2.4. E7107 Sensitizes B-Cell Lines to Non-Genotoxic MDM2 Inhibition with RG7388

RG7388 treatment induced selective cytotoxicity in a panel of TP53WT and TP53MUT B-cell lines, consistent with its mechanism of action (Figure 4A). The combination treatment was encouraged by the observed disruption of the p53 pathway proteins by spliceosome inhibition. The growth inhibition and cytotoxic effect against B-cell lines during a 72 h exposure to RG7388 and E7107 were determined as single agents, and in combination at five equipotent concentrations between 0.25× and 4× of their respective IC50 concentrations (Supplementary Table S3). The combination effect of RG7388 with E7107 varied from synergism with OCI-Ly3 to moderate to slight synergism for Nalm-6 cells depending on drug concentration (Figure 4B,C). Combination treatments in both cell lines led to greater levels of p53 stabilization, as well as p21WAF1 upregulation compared to RG7388 alone (Figure 4D,E).
There was no obvious correlation between sensitivity to E7107 and SF3B1 status in the cell lines tested, including Nalm-6 isogenic cell lines expressing either endogenous SF3B1K700E or SF3B1K700K (Figure 1A). Western blot was also performed on the isogenic Nalm-6 cells exposed to increasing concentrations of E7107 for 24 h. At doses above IC50, the MDM2 protein dramatically disappeared, resulting in dose-dependent p53 protein stabilization. The accumulated p53 protein upregulated its downstream target p21, which at higher doses switched to its intron-retaining isoform (Figure 4F). The effect of RG7388 in combination with E7107 was investigated for Nalm-6 isogenic cell lines using Median-effect analysis. Combined treatment resulted in less synergy or additive effect for Nalm-6 SF3B1K700E, depending on drug concentration, compared to the stronger synergistic effect observed for Nalm-6 SF3B1K700K cells (Figure 4G,H).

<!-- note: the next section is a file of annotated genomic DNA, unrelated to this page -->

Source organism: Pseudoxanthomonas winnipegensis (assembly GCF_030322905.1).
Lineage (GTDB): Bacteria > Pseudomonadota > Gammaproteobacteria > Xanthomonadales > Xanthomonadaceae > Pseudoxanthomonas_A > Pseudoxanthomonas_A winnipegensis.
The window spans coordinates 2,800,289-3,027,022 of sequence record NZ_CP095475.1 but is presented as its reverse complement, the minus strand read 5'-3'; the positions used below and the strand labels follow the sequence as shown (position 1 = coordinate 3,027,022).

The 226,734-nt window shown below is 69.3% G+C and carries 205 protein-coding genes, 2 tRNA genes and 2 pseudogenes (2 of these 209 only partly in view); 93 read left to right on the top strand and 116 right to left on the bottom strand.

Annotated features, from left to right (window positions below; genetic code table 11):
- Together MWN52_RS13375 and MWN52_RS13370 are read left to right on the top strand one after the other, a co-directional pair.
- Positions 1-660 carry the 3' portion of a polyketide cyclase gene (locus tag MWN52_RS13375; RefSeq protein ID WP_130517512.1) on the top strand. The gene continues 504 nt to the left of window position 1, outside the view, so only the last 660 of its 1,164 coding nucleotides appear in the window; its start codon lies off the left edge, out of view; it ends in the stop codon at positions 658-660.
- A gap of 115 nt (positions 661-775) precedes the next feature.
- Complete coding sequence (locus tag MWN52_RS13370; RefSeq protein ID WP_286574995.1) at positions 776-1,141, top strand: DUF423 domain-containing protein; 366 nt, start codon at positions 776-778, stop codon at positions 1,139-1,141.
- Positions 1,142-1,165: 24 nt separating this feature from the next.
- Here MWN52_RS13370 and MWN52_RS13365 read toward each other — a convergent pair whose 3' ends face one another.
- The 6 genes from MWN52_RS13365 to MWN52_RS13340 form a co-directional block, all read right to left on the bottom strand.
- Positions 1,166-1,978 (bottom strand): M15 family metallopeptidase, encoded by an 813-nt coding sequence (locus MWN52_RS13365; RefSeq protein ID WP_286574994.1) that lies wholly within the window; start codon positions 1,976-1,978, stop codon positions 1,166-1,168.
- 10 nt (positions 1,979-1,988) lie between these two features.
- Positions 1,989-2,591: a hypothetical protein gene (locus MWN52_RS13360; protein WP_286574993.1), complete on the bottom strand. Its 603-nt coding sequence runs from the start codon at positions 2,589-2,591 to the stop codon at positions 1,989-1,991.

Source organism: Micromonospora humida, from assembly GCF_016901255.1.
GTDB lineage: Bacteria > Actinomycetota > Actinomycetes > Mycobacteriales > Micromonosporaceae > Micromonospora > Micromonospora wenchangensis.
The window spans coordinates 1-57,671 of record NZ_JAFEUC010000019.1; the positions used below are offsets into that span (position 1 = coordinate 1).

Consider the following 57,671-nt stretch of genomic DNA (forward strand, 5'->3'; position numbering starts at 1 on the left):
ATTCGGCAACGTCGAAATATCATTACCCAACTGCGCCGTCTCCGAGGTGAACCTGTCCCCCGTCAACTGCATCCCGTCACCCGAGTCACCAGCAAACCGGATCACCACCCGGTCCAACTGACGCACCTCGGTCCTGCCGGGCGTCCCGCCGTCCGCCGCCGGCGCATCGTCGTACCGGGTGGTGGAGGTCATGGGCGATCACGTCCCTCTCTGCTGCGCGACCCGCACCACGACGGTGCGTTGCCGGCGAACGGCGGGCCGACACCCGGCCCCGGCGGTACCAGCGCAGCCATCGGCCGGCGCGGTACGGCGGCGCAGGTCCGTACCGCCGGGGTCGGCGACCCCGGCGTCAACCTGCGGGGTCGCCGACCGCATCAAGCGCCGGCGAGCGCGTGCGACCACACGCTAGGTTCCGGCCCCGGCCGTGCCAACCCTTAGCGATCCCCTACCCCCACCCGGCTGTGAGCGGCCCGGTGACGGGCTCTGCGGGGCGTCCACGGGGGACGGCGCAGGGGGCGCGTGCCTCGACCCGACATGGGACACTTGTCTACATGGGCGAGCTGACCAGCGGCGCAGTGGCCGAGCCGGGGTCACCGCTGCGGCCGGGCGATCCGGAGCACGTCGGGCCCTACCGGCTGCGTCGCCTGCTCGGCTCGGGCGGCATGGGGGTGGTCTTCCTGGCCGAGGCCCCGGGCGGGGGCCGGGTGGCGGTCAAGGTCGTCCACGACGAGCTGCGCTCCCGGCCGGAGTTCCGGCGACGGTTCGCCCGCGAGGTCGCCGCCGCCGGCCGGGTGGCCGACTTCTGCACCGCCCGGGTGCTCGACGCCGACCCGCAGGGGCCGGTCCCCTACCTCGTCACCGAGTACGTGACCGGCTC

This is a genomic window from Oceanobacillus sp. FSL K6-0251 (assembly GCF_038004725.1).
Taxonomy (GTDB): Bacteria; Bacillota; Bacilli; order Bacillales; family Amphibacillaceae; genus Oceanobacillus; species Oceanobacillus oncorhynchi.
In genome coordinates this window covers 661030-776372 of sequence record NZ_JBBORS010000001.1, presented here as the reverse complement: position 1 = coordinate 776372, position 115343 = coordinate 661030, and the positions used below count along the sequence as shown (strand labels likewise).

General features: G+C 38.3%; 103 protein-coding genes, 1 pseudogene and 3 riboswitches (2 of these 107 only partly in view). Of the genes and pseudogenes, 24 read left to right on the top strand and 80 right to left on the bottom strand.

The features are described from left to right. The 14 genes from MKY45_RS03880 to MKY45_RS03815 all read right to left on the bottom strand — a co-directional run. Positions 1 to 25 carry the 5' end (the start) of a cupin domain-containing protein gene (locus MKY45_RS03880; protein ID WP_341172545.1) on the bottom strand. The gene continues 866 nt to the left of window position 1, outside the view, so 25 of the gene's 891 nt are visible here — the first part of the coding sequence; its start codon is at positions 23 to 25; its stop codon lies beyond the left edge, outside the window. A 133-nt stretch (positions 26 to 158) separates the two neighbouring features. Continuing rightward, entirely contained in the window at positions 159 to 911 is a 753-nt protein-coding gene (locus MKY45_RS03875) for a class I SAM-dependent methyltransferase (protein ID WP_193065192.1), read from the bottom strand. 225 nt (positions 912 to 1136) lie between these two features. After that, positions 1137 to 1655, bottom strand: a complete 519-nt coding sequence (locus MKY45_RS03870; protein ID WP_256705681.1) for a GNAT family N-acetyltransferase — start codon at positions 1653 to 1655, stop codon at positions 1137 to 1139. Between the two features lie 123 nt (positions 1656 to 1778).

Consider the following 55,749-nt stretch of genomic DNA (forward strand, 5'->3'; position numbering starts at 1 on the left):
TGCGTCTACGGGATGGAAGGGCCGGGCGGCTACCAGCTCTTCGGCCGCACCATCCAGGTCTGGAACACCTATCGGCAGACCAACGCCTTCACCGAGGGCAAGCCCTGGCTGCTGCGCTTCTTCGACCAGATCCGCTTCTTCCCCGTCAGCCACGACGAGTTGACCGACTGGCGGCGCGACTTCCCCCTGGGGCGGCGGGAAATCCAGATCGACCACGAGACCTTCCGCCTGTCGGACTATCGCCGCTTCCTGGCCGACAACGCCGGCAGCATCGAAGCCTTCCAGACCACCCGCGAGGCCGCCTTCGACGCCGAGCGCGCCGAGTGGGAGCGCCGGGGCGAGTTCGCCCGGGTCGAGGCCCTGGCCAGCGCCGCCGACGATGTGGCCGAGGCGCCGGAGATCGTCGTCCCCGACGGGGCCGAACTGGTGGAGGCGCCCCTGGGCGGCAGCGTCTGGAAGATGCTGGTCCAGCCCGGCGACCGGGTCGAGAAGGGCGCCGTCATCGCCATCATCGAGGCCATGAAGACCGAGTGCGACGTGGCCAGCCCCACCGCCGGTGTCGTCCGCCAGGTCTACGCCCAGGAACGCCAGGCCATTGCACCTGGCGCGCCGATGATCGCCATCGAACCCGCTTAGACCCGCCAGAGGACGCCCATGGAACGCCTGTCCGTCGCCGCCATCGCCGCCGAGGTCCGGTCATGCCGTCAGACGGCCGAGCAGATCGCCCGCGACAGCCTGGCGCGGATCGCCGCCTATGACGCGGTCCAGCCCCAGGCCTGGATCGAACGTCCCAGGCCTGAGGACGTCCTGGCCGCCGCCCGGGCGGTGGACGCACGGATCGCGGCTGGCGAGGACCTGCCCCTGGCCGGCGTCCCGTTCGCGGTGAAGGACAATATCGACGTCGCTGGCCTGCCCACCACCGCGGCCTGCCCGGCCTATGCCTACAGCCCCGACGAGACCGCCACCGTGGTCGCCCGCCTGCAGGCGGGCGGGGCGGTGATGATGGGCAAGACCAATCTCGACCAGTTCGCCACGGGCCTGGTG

2.5. Combination Treatment with E7107 and RG7388 Increases Cell Cycle Arrest and Apoptosis